autoplay enabled. playing: first date
Yukiko Okada (岡田有希子) was an 80's Japanese idol. She is perhaps most remembered as the idol that committed suicide at the height of her popularity when she was only 18 years old. In my, and many other's opinion, however, she is so much more than that.
Okada was born Kayo Sato (佐藤 佳代) on August 22 1967. She took an early interest in singing, and wanted to become an idol from a very early age. She often ditched school to attend auditions without her parents' knowledge, knowing they would disapprove. After much hard work, Kayo gained the approval of her parents and was allowed to compete in the national talent show "Star Tanjo!" in 1983.
Kayo passed through multiple stages of the show and eventually made it onto the national finals. The song she sang for this was Akina Nakamori's "Slow Motion". Nakamori was a previous winner of the show who had gone on to become one of the most famous idols in Japan. Kayo won the talent show in March of that year.
Signed to Sun Music and Ponycanyon Records, Kayo debuted as Yukiko Okada in 1984 with her single "First Date". This was written by Mariya Takeuchi of "Plastic Love" fame. She would release 2 more singles this year along with her debut album "Cinderella". That year, she was voted the best new artist in the 26th Japan Record Awards. Okada had also gained a dedicated fanbase who nicknamed her "Yukko", and her smile was instantly recognisable by all.
1985 was the year in which Okada released four more new singles, all reaching the top 10 of the Oricon charts. She also released two new albums this year; "Fairy" and "October Mermaid". By this time, she was widely considered to be the next Seiko Matsuda, another popular idol who is signed to the same agency as Okada.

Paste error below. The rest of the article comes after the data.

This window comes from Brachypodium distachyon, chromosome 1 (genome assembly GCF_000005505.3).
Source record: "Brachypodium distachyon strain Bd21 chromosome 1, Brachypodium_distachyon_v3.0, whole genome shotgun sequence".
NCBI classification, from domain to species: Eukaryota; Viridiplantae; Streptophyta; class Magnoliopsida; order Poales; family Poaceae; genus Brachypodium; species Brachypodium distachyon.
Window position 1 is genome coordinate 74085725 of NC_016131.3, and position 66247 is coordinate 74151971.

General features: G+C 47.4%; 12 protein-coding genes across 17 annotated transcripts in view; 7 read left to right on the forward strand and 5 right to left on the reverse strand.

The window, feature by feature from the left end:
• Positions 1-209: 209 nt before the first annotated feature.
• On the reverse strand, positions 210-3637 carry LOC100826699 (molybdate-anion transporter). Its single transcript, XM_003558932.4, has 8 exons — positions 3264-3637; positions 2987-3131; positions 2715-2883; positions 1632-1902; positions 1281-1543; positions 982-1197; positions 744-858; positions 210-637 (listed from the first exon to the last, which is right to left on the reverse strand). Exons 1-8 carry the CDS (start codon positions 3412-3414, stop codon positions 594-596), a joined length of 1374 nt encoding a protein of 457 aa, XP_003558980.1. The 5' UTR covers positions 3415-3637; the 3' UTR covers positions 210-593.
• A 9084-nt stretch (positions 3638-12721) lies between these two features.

1986 was a big year for Okada; her single "Kuchibiru Network" topped the Oricon charts, cementing her as one of the biggest stars of Japan. Her album "Venus Tanjou" ("Birth of Venus") was released and reached the Oricon charts' top 10. But this joy for Okada was shortlived.
On April 8th 1986, Okada was found with slashed wrists, and was hiding in her apartment closet. Her room was filled with gas. Her manager brought her to the hospital, where she was treated. The founder of Okada's agency came to pick her up later that day, and brought her to the Sun Music office. While the managing staff were busy talking about how to best manage the media scandal that would ensue, Okada ran up the stairs of the building, took off her shoes, and jumped from the seven storey building. She was instantly killed on impact.
To this day, the reason for her suicide is unknown. Multiple theories have emerged. A prominent theory seems to be that Okada was unhappy about being romantically rejected by a co-star of a show she starred in. This co-star was much older than she was, and he told Okada that he thought of her as a younger sister.
Another cause could be a depression caused by the harsh realities of the idol industry. After all, idols worked long hours making music, having photoshoots, performing on variety shows, and upkeeping a public persona that should never falter whatsoever.